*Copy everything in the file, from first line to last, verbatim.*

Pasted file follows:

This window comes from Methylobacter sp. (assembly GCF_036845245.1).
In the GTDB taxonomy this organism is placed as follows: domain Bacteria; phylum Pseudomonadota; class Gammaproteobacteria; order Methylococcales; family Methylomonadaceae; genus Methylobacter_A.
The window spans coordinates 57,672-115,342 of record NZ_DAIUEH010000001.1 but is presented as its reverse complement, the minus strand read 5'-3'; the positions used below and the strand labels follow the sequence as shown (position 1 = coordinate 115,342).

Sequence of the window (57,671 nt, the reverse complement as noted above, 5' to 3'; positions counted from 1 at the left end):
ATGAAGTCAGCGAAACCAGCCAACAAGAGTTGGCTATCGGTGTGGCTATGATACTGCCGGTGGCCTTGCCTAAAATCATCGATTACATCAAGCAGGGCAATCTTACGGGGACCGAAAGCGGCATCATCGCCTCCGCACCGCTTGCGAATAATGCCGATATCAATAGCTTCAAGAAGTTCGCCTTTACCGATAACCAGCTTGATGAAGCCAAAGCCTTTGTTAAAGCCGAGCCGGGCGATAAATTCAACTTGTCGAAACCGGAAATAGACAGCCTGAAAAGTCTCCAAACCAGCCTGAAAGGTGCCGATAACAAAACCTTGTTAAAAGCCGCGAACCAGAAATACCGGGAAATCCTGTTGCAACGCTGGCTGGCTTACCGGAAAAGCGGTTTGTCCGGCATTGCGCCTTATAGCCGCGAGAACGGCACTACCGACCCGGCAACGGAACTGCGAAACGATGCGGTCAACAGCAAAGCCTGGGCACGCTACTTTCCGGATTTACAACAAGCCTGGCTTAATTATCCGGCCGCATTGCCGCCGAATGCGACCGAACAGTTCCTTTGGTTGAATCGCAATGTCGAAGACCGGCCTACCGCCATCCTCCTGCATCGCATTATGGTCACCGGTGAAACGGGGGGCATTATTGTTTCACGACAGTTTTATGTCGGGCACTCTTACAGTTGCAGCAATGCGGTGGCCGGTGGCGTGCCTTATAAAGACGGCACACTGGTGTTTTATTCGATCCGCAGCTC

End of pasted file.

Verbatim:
This window comes from Methylobacter sp. (assembly GCF_036845245.1).
In the GTDB taxonomy this organism is placed as follows: domain Bacteria; phylum Pseudomonadota; class Gammaproteobacteria; order Methylococcales; family Methylomonadaceae; genus Methylobacter_A.
The window spans coordinates 57,672-115,342 of record NZ_DAIUEH010000001.1 but is presented as its reverse complement, the minus strand read 5'-3'; the positions used below and the strand labels follow the sequence as shown (position 1 = coordinate 115,342).

Sequence of the window (57,671 nt, the reverse complement as noted above, 5' to 3'; positions counted from 1 at the left end):
ATGAAGTCAGCGAAACCAGCCAACAAGAGTTGGCTATCGGTGTGGCTATGATACTGCCGGTGGCCTTGCCTAAAATCATCGATTACATCAAGCAGGGCAATCTTACGGGGACCGAAAGCGGCATCATCGCCTCCGCACCGCTTGCGAATAATGCCGATATCAATAGCTTCAAGAAGTTCGCCTTTACCGATAACCAGCTTGATGAAGCCAAAGCCTTTGTTAAAGCCGAGCCGGGCGATAAATTCAACTTGTCGAAACCGGAAATAGACAGCCTGAAAAGTCTCCAAACCAGCCTGAAAGGTGCCGATAACAAAACCTTGTTAAAAGCCGCGAACCAGAAATACCGGGAAATCCTGTTGCAACGCTGGCTGGCTTACCGGAAAAGCGGTTTGTCCGGCATTGCGCCTTATAGCCGCGAGAACGGCACTACCGACCCGGCAACGGAACTGCGAAACGATGCGGTCAACAGCAAAGCCTGGGCACGCTACTTTCCGGATTTACAACAAGCCTGGCTTAATTATCCGGCCGCATTGCCGCCGAATGCGACCGAACAGTTCCTTTGGTTGAATCGCAATGTCGAAGACCGGCCTACCGCCATCCTCCTGCATCGCATTATGGTCACCGGTGAAACGGGGGGCATTATTGTTTCACGACAGTTTTATGTCGGGCACTCTTACAGTTGCAGCAATGCGGTGGCCGGTGGCGTGCCTTATAAAGACGGCACACTGGTGTTTTATTCGATCCGCAGCTC